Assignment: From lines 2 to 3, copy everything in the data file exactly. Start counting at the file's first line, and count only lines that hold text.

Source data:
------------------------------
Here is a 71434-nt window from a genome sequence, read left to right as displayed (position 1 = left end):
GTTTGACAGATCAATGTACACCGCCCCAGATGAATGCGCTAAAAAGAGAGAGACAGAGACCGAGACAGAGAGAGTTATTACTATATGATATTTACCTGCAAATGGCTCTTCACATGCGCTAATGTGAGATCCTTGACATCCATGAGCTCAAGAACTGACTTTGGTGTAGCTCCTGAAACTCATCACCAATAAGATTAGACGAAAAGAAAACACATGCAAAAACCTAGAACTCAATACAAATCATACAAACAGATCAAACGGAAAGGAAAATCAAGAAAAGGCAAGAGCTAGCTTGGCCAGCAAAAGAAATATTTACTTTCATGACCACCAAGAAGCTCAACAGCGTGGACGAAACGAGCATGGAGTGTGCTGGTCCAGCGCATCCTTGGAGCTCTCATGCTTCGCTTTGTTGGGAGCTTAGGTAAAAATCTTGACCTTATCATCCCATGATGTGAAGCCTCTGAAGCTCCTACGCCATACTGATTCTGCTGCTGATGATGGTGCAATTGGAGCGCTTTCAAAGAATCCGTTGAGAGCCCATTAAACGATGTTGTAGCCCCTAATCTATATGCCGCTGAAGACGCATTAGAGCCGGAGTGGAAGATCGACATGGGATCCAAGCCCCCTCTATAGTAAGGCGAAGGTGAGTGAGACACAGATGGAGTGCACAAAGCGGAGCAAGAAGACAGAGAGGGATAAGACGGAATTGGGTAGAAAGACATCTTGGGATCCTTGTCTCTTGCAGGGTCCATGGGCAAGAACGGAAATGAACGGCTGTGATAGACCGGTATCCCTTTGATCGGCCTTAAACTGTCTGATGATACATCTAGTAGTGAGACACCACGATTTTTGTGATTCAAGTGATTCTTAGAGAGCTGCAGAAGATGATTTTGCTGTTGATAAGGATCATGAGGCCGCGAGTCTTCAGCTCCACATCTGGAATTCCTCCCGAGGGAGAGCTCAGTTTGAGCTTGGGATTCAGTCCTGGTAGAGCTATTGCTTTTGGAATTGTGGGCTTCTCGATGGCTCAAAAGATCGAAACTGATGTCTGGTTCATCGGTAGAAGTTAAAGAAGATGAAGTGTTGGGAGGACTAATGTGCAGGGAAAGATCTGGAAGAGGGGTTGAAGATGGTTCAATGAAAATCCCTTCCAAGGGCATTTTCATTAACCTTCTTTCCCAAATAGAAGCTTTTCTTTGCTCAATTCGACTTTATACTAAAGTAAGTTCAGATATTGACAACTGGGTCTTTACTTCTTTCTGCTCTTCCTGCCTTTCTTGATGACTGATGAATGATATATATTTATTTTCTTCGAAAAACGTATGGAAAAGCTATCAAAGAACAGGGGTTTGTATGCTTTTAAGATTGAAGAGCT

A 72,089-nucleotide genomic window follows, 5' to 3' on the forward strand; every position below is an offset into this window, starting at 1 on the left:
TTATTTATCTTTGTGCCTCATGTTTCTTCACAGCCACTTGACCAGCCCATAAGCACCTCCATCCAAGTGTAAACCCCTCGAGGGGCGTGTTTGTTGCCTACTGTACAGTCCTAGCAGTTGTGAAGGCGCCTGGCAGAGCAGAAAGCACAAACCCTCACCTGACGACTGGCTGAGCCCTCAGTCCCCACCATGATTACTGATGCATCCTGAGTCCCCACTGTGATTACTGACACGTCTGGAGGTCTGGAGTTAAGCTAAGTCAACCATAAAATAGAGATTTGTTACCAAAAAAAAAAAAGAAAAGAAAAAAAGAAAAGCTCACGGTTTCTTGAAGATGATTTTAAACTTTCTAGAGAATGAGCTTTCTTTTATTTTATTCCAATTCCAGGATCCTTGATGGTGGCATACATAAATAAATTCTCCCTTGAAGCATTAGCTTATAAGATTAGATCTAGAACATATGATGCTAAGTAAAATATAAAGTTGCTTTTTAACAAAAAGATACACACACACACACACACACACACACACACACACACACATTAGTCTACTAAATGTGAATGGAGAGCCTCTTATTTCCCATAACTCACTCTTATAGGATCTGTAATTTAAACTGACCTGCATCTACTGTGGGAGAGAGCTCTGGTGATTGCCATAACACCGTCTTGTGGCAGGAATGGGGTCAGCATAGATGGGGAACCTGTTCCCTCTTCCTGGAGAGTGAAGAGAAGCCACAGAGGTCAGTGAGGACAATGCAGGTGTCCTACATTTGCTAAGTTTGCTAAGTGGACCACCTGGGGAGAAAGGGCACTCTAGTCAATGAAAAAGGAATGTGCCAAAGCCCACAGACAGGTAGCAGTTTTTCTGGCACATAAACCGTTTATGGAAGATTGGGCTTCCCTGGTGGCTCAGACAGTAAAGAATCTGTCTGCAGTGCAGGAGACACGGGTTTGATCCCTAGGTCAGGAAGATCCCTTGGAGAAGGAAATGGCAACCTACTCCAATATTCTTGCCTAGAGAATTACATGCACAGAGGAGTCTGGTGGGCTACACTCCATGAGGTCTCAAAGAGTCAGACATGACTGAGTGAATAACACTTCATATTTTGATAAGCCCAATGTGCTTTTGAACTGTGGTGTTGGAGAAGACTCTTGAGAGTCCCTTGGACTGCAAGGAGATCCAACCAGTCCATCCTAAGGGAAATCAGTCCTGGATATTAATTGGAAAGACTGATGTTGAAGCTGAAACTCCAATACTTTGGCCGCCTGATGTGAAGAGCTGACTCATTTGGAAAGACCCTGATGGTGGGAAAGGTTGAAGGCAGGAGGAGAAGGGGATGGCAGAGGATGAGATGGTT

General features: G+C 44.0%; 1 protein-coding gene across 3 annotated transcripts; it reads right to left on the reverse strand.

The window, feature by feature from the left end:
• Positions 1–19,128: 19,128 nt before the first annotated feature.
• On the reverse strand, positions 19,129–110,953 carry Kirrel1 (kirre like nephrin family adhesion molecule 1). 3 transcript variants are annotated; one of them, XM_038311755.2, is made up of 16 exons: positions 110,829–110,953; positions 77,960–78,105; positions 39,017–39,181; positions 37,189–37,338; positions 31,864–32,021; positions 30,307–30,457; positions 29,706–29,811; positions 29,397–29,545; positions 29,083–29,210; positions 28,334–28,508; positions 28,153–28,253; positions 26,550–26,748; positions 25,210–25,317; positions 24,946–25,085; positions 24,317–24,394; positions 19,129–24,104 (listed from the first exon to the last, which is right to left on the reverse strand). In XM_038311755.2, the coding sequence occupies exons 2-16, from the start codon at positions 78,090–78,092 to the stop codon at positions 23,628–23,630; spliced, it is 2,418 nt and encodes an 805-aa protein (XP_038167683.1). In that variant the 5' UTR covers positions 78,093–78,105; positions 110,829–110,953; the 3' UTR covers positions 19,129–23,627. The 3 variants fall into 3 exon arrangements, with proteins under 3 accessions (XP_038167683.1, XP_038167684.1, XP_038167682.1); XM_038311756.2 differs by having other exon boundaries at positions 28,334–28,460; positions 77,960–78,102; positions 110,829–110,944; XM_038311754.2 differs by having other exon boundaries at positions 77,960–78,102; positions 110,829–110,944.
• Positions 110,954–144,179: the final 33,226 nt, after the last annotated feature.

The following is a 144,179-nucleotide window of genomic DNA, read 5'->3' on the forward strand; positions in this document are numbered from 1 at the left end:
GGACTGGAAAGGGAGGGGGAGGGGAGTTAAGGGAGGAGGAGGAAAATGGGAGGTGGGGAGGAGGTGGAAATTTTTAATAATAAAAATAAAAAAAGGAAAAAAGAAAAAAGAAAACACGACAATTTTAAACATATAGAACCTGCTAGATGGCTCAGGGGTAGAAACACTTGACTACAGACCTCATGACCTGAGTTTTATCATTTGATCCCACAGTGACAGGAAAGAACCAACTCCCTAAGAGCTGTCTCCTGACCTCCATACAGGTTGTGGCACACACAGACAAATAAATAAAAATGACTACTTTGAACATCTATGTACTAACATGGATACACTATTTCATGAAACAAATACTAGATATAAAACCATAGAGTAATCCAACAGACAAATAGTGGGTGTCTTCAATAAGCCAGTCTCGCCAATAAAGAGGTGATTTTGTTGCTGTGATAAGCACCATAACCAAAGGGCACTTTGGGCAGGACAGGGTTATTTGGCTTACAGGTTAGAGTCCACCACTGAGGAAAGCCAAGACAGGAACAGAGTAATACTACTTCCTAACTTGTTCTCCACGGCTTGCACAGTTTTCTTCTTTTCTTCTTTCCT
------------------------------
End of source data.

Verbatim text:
GTTTGACAGATCAATGTACACCGCCCCAGATGAATGCGCTAAAAAGAGAGAGACAGAGACCGAGACAGAGAGAGTTATTACTATATGATATTTACCTGCAAATGGCTCTTCACATGCGCTAATGTGAGATCCTTGACATCCATGAGCTCAAGAACTGACTTTGGTGTAGCTCCTGAAACTCATCACCAATAAGATTAGACGAAAAGAAAACACATGCAAAAACCTAGAACTCAATACAAATCATACAAACAGATCAAACGGAAAGGAAAATCAAGAAAAGGCAAGAGCTAGCTTGGCCAGCAAAAGAAATATTTACTTTCATGACCACCAAGAAGCTCAACAGCGTGGACGAAACGAGCATGGAGTGTGCTGGTCCAGCGCATCCTTGGAGCTCTCATGCTTCGCTTTGTTGGGAGCTTAGGTAAAAATCTTGACCTTATCATCCCATGATGTGAAGCCTCTGAAGCTCCTACGCCATACTGATTCTGCTGCTGATGATGGTGCAATTGGAGCGCTTTCAAAGAATCCGTTGAGAGCCCATTAAACGATGTTGTAGCCCCTAATCTATATGCCGCTGAAGACGCATTAGAGCCGGAGTGGAAGATCGACATGGGATCCAAGCCCCCTCTATAGTAAGGCGAAGGTGAGTGAGACACAGATGGAGTGCACAAAGCGGAGCAAGAAGACAGAGAGGGATAAGACGGAATTGGGTAGAAAGACATCTTGGGATCCTTGTCTCTTGCAGGGTCCATGGGCAAGAACGGAAATGAACGGCTGTGATAGACCGGTATCCCTTTGATCGGCCTTAAACTGTCTGATGATACATCTAGTAGTGAGACACCACGATTTTTGTGATTCAAGTGATTCTTAGAGAGCTGCAGAAGATGATTTTGCTGTTGATAAGGATCATGAGGCCGCGAGTCTTCAGCTCCACATCTGGAATTCCTCCCGAGGGAGAGCTCAGTTTGAGCTTGGGATTCAGTCCTGGTAGAGCTATTGCTTTTGGAATTGTGGGCTTCTCGATGGCTCAAAAGATCGAAACTGATGTCTGGTTCATCGGTAGAAGTTAAAGAAGATGAAGTGTTGGGAGGACTAATGTGCAGGGAAAGATCTGGAAGAGGGGTTGAAGATGGTTCAATGAAAATCCCTTCCAAGGGCATTTTCATTAACCTTCTTTCCCAAATAGAAGCTTTTCTTTGCTCAATTCGACTTTATACTAAAGTAAGTTCAGATATTGACAACTGGGTCTTTACTTCTTTCTGCTCTTCCTGCCTTTCTTGATGACTGATGAATGATATATATTTATTTTCTTCGAAAAACGTATGGAAAAGCTATCAAAGAACAGGGGTTTGTATGCTTTTAAGATTGAAGAGCT

A 72,089-nucleotide genomic window follows, 5' to 3' on the forward strand; every position below is an offset into this window, starting at 1 on the left: